3) Younger members of the 99 percent, like Anon, who also know this promise is empty, but who support Trump as a defiant expression of despair.
And after that, the tone turns there-but-for-the-grace-of-god personal before providing further examination of how the left and its stance on gender fails to help that third pillar.
Excerpting more would only lengthen this post. Suffice to say, the last fifth of the article takes what is already priceless and shines it to a mirror finish. I want to keep it under glass on a velvet cushion.
Oh, and it turns out the author has a Tumblr, too. @daleberan. Go read his work. Read it and learn more about your world.
During a rally on Saturday, Trump attacked European refugee policies by quoting a terrorist attack that happened in Sweden - according to him, at least. “You look at what happened last night in Sweden, who would believe this?” Literally nobody. Cause nothing happened the other night in Sweden.
In late January, a photo of Trump and his close circle went viral because it was the literal definition of a boys’ club. The kicker? The president was signing a law that blocks foreign organizations from receiving federal aid if they provide abortions or even abortion counseling. On Friday, Isabella Lövin — Swedish Deputy Prime Minister and Minister for International Development Cooperation and Climate — posted an eerily similar photo.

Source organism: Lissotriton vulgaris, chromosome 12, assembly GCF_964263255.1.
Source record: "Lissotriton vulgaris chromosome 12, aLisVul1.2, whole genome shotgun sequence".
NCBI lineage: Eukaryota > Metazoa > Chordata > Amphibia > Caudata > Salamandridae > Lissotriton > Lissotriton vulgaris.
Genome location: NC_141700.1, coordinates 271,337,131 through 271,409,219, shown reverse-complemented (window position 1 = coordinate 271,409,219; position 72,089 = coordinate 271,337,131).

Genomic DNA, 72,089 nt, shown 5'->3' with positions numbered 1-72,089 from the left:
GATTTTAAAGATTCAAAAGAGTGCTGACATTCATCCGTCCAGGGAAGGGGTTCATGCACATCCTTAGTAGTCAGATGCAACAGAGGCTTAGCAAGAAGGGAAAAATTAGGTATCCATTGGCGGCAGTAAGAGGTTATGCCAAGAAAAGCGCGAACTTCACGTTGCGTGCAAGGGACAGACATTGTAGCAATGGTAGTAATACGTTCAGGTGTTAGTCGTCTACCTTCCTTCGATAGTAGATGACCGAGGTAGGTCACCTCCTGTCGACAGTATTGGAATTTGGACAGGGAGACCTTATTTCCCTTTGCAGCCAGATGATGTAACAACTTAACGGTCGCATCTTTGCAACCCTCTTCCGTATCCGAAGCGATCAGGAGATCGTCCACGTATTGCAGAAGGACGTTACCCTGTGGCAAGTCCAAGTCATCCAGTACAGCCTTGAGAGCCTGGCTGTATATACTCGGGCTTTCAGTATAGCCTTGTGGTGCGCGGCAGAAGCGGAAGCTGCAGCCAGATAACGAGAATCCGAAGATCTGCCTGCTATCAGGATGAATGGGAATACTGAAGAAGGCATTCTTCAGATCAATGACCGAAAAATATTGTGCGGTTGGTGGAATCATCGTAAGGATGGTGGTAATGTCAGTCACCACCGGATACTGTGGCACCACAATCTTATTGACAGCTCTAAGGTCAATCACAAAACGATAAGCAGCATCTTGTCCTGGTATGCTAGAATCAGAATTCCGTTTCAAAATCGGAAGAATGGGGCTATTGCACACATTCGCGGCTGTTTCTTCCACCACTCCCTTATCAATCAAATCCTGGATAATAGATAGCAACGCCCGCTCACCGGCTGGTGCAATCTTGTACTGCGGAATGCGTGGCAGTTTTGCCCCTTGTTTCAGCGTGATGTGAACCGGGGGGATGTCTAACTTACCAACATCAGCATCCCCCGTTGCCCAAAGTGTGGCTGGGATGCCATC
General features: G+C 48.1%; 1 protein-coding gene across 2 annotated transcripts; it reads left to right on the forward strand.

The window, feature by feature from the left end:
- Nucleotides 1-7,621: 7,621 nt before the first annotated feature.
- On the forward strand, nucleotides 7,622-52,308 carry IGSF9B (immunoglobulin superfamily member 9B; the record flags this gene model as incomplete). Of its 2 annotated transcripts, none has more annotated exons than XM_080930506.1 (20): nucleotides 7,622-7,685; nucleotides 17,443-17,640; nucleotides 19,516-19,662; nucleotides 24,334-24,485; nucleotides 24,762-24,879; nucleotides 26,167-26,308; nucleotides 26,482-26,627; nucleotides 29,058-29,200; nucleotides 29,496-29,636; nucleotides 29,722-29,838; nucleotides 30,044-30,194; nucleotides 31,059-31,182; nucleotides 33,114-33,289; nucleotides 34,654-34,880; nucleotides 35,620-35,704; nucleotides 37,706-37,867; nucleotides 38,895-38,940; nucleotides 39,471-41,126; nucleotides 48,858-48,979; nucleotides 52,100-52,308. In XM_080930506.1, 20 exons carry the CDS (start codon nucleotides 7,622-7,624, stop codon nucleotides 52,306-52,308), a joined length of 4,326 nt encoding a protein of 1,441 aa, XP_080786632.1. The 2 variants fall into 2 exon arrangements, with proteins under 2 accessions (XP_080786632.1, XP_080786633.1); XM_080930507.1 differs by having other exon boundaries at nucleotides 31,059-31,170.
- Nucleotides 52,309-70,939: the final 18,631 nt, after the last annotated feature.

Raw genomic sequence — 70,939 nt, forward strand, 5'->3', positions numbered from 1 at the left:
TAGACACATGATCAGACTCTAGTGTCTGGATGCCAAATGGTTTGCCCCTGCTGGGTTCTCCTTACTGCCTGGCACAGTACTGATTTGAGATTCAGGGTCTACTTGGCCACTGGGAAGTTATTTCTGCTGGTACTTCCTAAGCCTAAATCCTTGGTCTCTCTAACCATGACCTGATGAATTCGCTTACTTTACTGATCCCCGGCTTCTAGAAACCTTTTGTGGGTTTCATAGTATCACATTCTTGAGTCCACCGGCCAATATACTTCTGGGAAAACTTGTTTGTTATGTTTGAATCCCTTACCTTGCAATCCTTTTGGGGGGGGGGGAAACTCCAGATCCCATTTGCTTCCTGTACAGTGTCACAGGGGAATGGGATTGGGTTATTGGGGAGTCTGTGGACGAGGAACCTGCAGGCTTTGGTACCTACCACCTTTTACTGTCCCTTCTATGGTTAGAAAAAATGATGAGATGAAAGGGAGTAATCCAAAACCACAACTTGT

neoliberals: I don’t know why black people are so outraged about the latest outrageous racist thing against black people, when we should obviously be more concerned with the thing that white people are outraged about. Really, don’t we have more important things to be concerned with right now?
me: Why do they always try to concern troll us, and imply that our valid grievances are divisive, minor distractions? Unless it’s another black person being murdered by cops, why are we always expected to put our issues on the back burner to rally around whatever white people decide is “more” important? Black people are perfectly capable of being concerned with multiple issues simultaneously. We can be concerned with Bill Maher’s casual racism, and “allies” who used prison slave labor, and lack of media representation, and Donald Trump, all at the same time. It’s dismissive and paternalistic when people suggest otherwise